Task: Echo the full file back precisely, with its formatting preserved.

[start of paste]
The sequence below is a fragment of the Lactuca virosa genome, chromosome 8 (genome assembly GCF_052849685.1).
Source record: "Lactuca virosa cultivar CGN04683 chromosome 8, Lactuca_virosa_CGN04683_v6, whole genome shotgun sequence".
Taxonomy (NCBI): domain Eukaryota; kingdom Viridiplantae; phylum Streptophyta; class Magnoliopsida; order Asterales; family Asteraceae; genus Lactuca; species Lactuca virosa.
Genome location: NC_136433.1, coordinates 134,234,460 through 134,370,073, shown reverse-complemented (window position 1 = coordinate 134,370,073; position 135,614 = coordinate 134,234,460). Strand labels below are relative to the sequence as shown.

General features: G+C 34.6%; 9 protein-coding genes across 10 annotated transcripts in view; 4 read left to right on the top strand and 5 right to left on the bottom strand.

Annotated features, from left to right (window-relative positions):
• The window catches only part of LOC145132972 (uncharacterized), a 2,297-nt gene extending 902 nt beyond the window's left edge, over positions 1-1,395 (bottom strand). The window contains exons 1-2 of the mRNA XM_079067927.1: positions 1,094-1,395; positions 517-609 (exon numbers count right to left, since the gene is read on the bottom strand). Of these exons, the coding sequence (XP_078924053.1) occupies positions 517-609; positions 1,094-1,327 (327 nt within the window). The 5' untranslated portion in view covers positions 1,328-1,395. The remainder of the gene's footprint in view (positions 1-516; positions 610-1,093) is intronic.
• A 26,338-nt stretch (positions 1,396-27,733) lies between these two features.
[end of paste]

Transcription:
The sequence below is a fragment of the Lactuca virosa genome, chromosome 8 (genome assembly GCF_052849685.1).
Source record: "Lactuca virosa cultivar CGN04683 chromosome 8, Lactuca_virosa_CGN04683_v6, whole genome shotgun sequence".
Taxonomy (NCBI): domain Eukaryota; kingdom Viridiplantae; phylum Streptophyta; class Magnoliopsida; order Asterales; family Asteraceae; genus Lactuca; species Lactuca virosa.
Genome location: NC_136433.1, coordinates 134,234,460 through 134,370,073, shown reverse-complemented (window position 1 = coordinate 134,370,073; position 135,614 = coordinate 134,234,460). Strand labels below are relative to the sequence as shown.

General features: G+C 34.6%; 9 protein-coding genes across 10 annotated transcripts in view; 4 read left to right on the top strand and 5 right to left on the bottom strand.

Annotated features, from left to right (window-relative positions):
• The window catches only part of LOC145132972 (uncharacterized), a 2,297-nt gene extending 902 nt beyond the window's left edge, over positions 1-1,395 (bottom strand). The window contains exons 1-2 of the mRNA XM_079067927.1: positions 1,094-1,395; positions 517-609 (exon numbers count right to left, since the gene is read on the bottom strand). Of these exons, the coding sequence (XP_078924053.1) occupies positions 517-609; positions 1,094-1,327 (327 nt within the window). The 5' untranslated portion in view covers positions 1,328-1,395. The remainder of the gene's footprint in view (positions 1-516; positions 610-1,093) is intronic.
• A 26,338-nt stretch (positions 1,396-27,733) lies between these two features.